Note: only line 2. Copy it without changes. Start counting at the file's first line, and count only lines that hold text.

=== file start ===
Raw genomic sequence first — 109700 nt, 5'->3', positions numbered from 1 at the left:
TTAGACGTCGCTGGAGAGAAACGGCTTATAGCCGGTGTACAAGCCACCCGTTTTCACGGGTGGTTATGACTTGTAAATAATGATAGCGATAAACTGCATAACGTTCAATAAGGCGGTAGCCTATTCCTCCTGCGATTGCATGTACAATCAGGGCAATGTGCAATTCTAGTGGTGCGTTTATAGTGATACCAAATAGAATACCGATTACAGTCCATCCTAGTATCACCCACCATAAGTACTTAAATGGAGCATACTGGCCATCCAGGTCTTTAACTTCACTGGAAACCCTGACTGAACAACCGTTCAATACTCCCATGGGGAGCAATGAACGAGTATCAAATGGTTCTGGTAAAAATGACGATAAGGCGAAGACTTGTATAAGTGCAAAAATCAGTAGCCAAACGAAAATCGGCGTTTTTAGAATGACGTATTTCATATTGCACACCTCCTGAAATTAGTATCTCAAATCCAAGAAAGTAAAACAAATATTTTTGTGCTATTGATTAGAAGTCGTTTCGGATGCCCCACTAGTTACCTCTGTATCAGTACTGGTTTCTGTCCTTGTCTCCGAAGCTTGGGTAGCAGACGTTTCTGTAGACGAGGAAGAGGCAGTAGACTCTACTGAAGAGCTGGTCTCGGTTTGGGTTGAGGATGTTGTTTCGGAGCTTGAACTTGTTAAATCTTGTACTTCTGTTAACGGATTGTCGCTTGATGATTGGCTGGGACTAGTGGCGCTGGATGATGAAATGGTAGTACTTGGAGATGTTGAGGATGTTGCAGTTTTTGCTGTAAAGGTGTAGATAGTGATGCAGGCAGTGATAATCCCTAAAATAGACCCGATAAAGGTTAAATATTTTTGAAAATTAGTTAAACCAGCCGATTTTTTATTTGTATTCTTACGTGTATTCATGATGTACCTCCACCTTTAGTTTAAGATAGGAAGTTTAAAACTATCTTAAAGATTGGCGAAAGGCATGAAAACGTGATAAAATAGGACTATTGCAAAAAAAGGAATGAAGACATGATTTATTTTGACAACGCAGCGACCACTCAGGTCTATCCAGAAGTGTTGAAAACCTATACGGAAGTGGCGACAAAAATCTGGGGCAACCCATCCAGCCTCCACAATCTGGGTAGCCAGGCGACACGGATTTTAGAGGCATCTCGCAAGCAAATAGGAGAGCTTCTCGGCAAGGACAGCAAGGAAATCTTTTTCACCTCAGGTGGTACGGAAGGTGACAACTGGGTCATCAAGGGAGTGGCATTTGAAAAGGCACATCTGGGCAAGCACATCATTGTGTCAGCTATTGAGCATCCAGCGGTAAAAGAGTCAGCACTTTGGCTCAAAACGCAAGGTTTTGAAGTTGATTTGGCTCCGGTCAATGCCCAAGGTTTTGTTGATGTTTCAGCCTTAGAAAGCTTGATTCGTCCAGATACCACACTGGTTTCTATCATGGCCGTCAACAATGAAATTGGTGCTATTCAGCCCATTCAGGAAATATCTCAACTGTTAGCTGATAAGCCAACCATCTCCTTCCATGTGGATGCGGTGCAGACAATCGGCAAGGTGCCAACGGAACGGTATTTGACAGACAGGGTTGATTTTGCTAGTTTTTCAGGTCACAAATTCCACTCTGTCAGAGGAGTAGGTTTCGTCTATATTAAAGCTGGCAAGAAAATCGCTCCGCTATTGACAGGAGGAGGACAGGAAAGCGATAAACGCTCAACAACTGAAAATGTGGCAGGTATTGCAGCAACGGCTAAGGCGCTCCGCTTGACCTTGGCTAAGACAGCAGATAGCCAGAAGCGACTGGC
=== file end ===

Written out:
TTAGACGTCGCTGGAGAGAAACGGCTTATAGCCGGTGTACAAGCCACCCGTTTTCACGGGTGGTTATGACTTGTAAATAATGATAGCGATAAACTGCATAACGTTCAATAAGGCGGTAGCCTATTCCTCCTGCGATTGCATGTACAATCAGGGCAATGTGCAATTCTAGTGGTGCGTTTATAGTGATACCAAATAGAATACCGATTACAGTCCATCCTAGTATCACCCACCATAAGTACTTAAATGGAGCATACTGGCCATCCAGGTCTTTAACTTCACTGGAAACCCTGACTGAACAACCGTTCAATACTCCCATGGGGAGCAATGAACGAGTATCAAATGGTTCTGGTAAAAATGACGATAAGGCGAAGACTTGTATAAGTGCAAAAATCAGTAGCCAAACGAAAATCGGCGTTTTTAGAATGACGTATTTCATATTGCACACCTCCTGAAATTAGTATCTCAAATCCAAGAAAGTAAAACAAATATTTTTGTGCTATTGATTAGAAGTCGTTTCGGATGCCCCACTAGTTACCTCTGTATCAGTACTGGTTTCTGTCCTTGTCTCCGAAGCTTGGGTAGCAGACGTTTCTGTAGACGAGGAAGAGGCAGTAGACTCTACTGAAGAGCTGGTCTCGGTTTGGGTTGAGGATGTTGTTTCGGAGCTTGAACTTGTTAAATCTTGTACTTCTGTTAACGGATTGTCGCTTGATGATTGGCTGGGACTAGTGGCGCTGGATGATGAAATGGTAGTACTTGGAGATGTTGAGGATGTTGCAGTTTTTGCTGTAAAGGTGTAGATAGTGATGCAGGCAGTGATAATCCCTAAAATAGACCCGATAAAGGTTAAATATTTTTGAAAATTAGTTAAACCAGCCGATTTTTTATTTGTATTCTTACGTGTATTCATGATGTACCTCCACCTTTAGTTTAAGATAGGAAGTTTAAAACTATCTTAAAGATTGGCGAAAGGCATGAAAACGTGATAAAATAGGACTATTGCAAAAAAAGGAATGAAGACATGATTTATTTTGACAACGCAGCGACCACTCAGGTCTATCCAGAAGTGTTGAAAACCTATACGGAAGTGGCGACAAAAATCTGGGGCAACCCATCCAGCCTCCACAATCTGGGTAGCCAGGCGACACGGATTTTAGAGGCATCTCGCAAGCAAATAGGAGAGCTTCTCGGCAAGGACAGCAAGGAAATCTTTTTCACCTCAGGTGGTACGGAAGGTGACAACTGGGTCATCAAGGGAGTGGCATTTGAAAAGGCACATCTGGGCAAGCACATCATTGTGTCAGCTATTGAGCATCCAGCGGTAAAAGAGTCAGCACTTTGGCTCAAAACGCAAGGTTTTGAAGTTGATTTGGCTCCGGTCAATGCCCAAGGTTTTGTTGATGTTTCAGCCTTAGAAAGCTTGATTCGTCCAGATACCACACTGGTTTCTATCATGGCCGTCAACAATGAAATTGGTGCTATTCAGCCCATTCAGGAAATATCTCAACTGTTAGCTGATAAGCCAACCATCTCCTTCCATGTGGATGCGGTGCAGACAATCGGCAAGGTGCCAACGGAACGGTATTTGACAGACAGGGTTGATTTTGCTAGTTTTTCAGGTCACAAATTCCACTCTGTCAGAGGAGTAGGTTTCGTCTATATTAAAGCTGGCAAGAAAATCGCTCCGCTATTGACAGGAGGAGGACAGGAAAGCGATAAACGCTCAACAACTGAAAATGTGGCAGGTATTGCAGCAACGGCTAAGGCGCTCCGCTTGACCTTGGCTAAGACAGCAGATAGCCAGAAGCGACTGGC